2 min read

You and the USB

They're convenient, hold a lot of data and are a security risk

The floppy really is dead this time, and the USB memory key killed it.Speculation about the death of the floppy goes back at least a decade. When CD-ROMs appeared, diskettes fairly quickly lost one of their primary roles – as distribution media for software. By that time their heyday as the primary means of transferring files within the office – remember “sneakernet,” anyone? – was pretty much over as local-area networks became ubiquitous.

But there were still those occasions when you wanted to give a file to someone outside the office, or you needed a quick way to move a couple of files from the desktop to the laptop, or you just wanted to make a quickie backup of an important file.

Yeah, you could burn it to a CD-ROM, but that was slow and cumbersome. Sometimes the diskette was still the easiest way.

But now, even if Internet connections anywhere haven’t completely removed your need to transfer files physically, there’s a better alternative than the floppy. It’s the USB key of course – that little thumb-sized thing that plugs into a Universal Serial Bus port and holds more data than a stack of diskettes.

And they’re tiny, so you can carry them anywhere. It’s not often that a really handy new gadget comes along, and this is one of them.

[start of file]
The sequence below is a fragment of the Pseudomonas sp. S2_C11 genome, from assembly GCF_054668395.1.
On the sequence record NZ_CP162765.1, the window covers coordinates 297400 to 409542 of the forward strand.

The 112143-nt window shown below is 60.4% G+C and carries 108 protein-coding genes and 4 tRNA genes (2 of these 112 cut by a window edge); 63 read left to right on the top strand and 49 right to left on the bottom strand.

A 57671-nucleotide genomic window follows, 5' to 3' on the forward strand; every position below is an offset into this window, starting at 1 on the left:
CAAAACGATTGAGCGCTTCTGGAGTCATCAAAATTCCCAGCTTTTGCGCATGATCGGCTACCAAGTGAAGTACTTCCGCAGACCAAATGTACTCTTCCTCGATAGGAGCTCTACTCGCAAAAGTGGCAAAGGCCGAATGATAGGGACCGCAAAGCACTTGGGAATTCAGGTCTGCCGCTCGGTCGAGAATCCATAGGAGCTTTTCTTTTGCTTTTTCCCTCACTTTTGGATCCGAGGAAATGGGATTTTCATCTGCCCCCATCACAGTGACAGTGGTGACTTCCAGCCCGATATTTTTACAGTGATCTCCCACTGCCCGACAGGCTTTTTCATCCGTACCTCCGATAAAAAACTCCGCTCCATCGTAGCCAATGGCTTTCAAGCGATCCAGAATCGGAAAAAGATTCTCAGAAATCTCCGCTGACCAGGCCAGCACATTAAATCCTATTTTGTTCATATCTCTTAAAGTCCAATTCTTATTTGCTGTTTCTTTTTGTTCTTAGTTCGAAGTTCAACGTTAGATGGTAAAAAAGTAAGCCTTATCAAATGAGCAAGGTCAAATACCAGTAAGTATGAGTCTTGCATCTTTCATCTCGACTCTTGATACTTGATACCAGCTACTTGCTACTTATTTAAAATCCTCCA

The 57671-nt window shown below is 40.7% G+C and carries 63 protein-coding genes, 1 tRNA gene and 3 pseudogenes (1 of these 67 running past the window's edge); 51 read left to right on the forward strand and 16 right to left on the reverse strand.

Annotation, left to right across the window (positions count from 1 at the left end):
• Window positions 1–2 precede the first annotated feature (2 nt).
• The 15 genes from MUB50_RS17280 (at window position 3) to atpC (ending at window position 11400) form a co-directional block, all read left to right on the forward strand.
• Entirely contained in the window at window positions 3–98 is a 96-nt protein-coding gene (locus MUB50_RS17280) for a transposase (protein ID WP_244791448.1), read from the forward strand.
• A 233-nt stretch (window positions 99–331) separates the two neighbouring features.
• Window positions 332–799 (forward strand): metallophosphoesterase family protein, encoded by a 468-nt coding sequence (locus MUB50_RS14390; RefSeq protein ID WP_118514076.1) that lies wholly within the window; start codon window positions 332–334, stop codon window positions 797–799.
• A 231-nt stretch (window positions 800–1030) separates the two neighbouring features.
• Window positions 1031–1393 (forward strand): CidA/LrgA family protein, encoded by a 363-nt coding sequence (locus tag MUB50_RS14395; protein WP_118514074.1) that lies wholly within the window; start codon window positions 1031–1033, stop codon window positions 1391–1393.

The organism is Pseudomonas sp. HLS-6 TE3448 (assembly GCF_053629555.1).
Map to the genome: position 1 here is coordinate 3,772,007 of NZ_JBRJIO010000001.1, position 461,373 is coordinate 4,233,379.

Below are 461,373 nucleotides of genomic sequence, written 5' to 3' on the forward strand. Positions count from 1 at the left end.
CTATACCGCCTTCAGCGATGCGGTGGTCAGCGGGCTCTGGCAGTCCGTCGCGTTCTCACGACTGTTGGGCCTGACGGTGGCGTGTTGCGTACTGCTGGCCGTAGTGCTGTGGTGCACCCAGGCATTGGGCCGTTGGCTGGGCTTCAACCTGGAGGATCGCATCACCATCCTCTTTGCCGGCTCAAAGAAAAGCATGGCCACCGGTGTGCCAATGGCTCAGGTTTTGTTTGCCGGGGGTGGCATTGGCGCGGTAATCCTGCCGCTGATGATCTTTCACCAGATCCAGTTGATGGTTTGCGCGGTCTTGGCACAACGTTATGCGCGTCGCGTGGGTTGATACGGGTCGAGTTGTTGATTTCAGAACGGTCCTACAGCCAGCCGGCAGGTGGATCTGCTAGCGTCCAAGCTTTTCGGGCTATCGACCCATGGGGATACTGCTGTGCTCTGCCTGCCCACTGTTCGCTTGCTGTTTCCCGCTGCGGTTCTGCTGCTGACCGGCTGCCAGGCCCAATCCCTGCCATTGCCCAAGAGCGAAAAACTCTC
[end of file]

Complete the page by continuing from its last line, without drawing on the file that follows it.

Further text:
Of course they have their problems too.

Some of the problems are overblown. People will tell you their file-transfer speeds are slow compared to hard drives. Well okay, but they’re fast compared to diskettes, and they’re fast compared to burning your data to a CD-ROM.

More serious, USB keys present security risks. There are stories of security-conscious companies filling all the USB ports on their office computers with solder so nobody can quietly slip a USB key into one and copy sensitive data. Others just ban the gadgets from the premises.

Windows Vista is supposed to help with this by allowing systems administrators to specify what kinds of devices USB ports will recognize. Plug in a printer and it will work; plug in a USB drive and Windows won’t see it – and won’t let anyone transfer data to it.

The other security issue is that these things are so small and hold so much data. You could fit a small customer database on a high-capacity USB key. Never mind somebody stealing a laptop from the trunk of an employee’s car – it’s only a matter of time until we hear the first story of sensitive files that slipped through a hole in somebody’s pocket and were found on the sidewalk.

There’s no point refusing to use the devices because of this, though there are certainly better ways of transferring sensitive data than putting it on one of these things and having someone carry it across town in a pocket. Sensible security policies, encrypting data when appropriate – those are the answers to the security issues.

A particular genre of USB key, the U3 drive, takes the technology a step further. They let you run some applications directly from the USB drive. Plug it into any PC and get access to your applications as well as your data. I’ve tried one of these and found it a bit limited – their capacity limits them to applications designed for U3, which aren’t always what you want – but it’s a promising idea.